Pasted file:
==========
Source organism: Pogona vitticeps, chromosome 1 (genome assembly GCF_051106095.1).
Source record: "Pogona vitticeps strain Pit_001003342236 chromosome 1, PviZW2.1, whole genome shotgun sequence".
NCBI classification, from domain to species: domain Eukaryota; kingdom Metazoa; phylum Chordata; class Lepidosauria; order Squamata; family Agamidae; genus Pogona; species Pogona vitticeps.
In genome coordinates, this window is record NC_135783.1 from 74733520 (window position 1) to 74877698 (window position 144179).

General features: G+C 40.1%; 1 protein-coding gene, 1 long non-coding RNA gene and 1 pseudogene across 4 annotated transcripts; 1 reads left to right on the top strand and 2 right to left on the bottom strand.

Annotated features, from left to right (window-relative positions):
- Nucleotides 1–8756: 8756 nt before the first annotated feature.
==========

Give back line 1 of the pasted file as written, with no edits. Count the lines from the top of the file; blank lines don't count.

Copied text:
Source organism: Pogona vitticeps, chromosome 1 (genome assembly GCF_051106095.1).